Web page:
Oh, I’d meditated before: on a cliff overlooking the sea in India, at a Korean monastery at dawn (in scratchy monk’s robes thankyouverymuch), in yoga studios at Venice Beach, and in way too many acting classes. I’m a spiritual misfit, a longtime seeker—this whole going inward thing wasn’t new to me. But meditation? Nope. I was convinced my mind would not be able to do it, and, in fact, the times I had meditated had been so awful I’m pretty sure I’d rather be forced to read the entire [redacted] series (trying not to hate: you’ll just have to imagine what books I’m talking about). To quote my agent in an email she once sent me, “Wow, you are a whirling dervish on steroids.” Who else out there can’t stop the spinning, the ideas, the endless thinking, thinking, thinking? Because, I tell you, it’s exhausting.
But then I lay down on that couch and—the reeling slowed down. It didn’t stop. But it slowed down. More dance, less steroids.
I didn’t have an epiphany, or a major spiritual awakening. I just realized that this was good for me. That meditation wasn’t a way to check out, but a way to check in. It’s a tool for working with our minds, to understand them. To observe them.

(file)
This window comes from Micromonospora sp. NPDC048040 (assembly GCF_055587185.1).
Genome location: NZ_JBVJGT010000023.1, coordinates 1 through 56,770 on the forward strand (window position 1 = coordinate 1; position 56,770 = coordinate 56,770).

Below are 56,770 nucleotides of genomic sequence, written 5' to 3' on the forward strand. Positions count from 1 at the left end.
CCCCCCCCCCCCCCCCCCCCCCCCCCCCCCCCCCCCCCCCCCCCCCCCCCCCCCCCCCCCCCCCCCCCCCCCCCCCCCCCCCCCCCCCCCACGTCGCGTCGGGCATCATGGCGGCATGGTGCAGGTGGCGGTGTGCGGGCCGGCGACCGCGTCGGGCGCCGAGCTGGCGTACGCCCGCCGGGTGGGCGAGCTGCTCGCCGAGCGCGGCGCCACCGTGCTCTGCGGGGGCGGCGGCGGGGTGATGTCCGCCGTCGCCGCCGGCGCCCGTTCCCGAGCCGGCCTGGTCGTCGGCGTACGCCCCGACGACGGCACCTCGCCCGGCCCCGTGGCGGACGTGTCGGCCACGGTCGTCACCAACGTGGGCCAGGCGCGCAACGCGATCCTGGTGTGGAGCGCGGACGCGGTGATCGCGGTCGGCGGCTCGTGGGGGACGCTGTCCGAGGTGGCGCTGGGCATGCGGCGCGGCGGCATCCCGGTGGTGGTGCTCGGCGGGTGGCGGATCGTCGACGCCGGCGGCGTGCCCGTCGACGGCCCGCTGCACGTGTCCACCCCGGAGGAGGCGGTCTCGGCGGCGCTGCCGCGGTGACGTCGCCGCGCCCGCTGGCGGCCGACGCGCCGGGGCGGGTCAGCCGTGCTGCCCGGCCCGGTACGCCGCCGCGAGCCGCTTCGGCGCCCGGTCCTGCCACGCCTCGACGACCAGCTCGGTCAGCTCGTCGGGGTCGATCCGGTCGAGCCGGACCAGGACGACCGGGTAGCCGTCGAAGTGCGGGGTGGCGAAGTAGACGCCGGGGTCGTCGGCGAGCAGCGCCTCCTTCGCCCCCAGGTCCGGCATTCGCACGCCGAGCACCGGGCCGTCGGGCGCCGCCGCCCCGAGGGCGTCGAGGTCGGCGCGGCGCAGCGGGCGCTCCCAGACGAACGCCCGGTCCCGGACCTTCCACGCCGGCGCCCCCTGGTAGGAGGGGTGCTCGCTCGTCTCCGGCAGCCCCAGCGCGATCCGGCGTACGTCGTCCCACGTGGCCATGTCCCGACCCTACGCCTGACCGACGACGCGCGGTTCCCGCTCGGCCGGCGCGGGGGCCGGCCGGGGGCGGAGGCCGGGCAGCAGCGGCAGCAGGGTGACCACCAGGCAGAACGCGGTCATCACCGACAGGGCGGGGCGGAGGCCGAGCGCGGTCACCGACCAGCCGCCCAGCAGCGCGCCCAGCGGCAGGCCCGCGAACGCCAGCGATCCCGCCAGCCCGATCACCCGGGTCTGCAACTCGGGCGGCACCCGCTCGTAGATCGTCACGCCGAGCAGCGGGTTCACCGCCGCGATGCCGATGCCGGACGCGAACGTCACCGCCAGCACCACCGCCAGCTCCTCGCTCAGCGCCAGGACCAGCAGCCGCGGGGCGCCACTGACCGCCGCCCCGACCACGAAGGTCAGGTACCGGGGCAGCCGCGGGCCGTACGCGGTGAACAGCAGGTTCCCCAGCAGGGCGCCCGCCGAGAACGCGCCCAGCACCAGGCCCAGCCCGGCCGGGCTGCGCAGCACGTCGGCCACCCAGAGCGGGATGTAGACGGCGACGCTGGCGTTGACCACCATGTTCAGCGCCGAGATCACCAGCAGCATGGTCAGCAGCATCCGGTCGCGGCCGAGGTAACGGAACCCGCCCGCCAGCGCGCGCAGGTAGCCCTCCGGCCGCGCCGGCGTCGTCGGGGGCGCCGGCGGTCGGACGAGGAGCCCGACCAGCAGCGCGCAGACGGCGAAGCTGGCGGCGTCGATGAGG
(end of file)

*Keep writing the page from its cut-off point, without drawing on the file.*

I thought it was supposed to transport me to some non-thinking bliss state, but that’s not it at all (though some meditation styles go that route, that’s not the kind I’m talking about here). In this space, we release expectations. We let go. And, oh man, letting go for someone like me feels so freaking good. Sitting there, following the guided instructions, they seemed…manageable. Like something I could maybe do. And after I got up off that couch, I felt more grounded, more connected to myself.
And I wanted more.
The poet Mary Oliver tells us that, Attention is the beginning of devotion. And I suppose that’s what my meditation journey has become—a practice of attention. Which, if you really think about it, is all writing really is. For quite a while now, meditation—and by extension, mindfulness—has become a central part of my life, and my writing process. It’s been incredibly transformative, so much so that I got certified to teach it and have begun sharing the practice with the writers I coach, as well as teaching it at retreats I lead and in online Mindfulness Immersion for Writers courses. One of my clients told me that someone she knows glanced at her the other day and said, “You look free.” Students tell me that they are flowing more, less blocked, don’t snap at their kids as much, and can handle the stress of agents / editors / rejection much better.
People, this WORKS.